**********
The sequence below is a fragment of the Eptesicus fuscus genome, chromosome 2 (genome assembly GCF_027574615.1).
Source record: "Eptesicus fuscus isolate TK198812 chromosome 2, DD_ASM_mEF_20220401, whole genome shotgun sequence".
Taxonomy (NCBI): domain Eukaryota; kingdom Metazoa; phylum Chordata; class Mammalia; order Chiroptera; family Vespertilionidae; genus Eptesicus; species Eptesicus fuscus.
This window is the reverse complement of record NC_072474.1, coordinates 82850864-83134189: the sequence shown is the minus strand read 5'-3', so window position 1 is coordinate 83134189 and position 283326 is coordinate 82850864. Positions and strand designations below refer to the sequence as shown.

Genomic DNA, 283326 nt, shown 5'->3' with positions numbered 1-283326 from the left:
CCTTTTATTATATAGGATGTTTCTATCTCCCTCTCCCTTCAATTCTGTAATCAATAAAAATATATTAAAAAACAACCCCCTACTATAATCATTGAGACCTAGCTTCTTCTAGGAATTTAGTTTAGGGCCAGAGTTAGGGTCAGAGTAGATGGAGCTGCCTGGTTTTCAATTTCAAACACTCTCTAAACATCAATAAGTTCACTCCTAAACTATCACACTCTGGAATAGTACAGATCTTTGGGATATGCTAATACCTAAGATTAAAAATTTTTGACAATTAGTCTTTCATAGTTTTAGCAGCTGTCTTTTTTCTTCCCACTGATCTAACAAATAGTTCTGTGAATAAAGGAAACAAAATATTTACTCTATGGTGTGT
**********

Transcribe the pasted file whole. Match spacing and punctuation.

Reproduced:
The sequence below is a fragment of the Eptesicus fuscus genome, chromosome 2 (genome assembly GCF_027574615.1).
Source record: "Eptesicus fuscus isolate TK198812 chromosome 2, DD_ASM_mEF_20220401, whole genome shotgun sequence".
Taxonomy (NCBI): domain Eukaryota; kingdom Metazoa; phylum Chordata; class Mammalia; order Chiroptera; family Vespertilionidae; genus Eptesicus; species Eptesicus fuscus.
This window is the reverse complement of record NC_072474.1, coordinates 82850864-83134189: the sequence shown is the minus strand read 5'-3', so window position 1 is coordinate 83134189 and position 283326 is coordinate 82850864. Positions and strand designations below refer to the sequence as shown.

Genomic DNA, 283326 nt, shown 5'->3' with positions numbered 1-283326 from the left:
CCTTTTATTATATAGGATGTTTCTATCTCCCTCTCCCTTCAATTCTGTAATCAATAAAAATATATTAAAAAACAACCCCCTACTATAATCATTGAGACCTAGCTTCTTCTAGGAATTTAGTTTAGGGCCAGAGTTAGGGTCAGAGTAGATGGAGCTGCCTGGTTTTCAATTTCAAACACTCTCTAAACATCAATAAGTTCACTCCTAAACTATCACACTCTGGAATAGTACAGATCTTTGGGATATGCTAATACCTAAGATTAAAAATTTTTGACAATTAGTCTTTCATAGTTTTAGCAGCTGTCTTTTTTCTTCCCACTGATCTAACAAATAGTTCTGTGAATAAAGGAAACAAAATATTTACTCTATGGTGTGT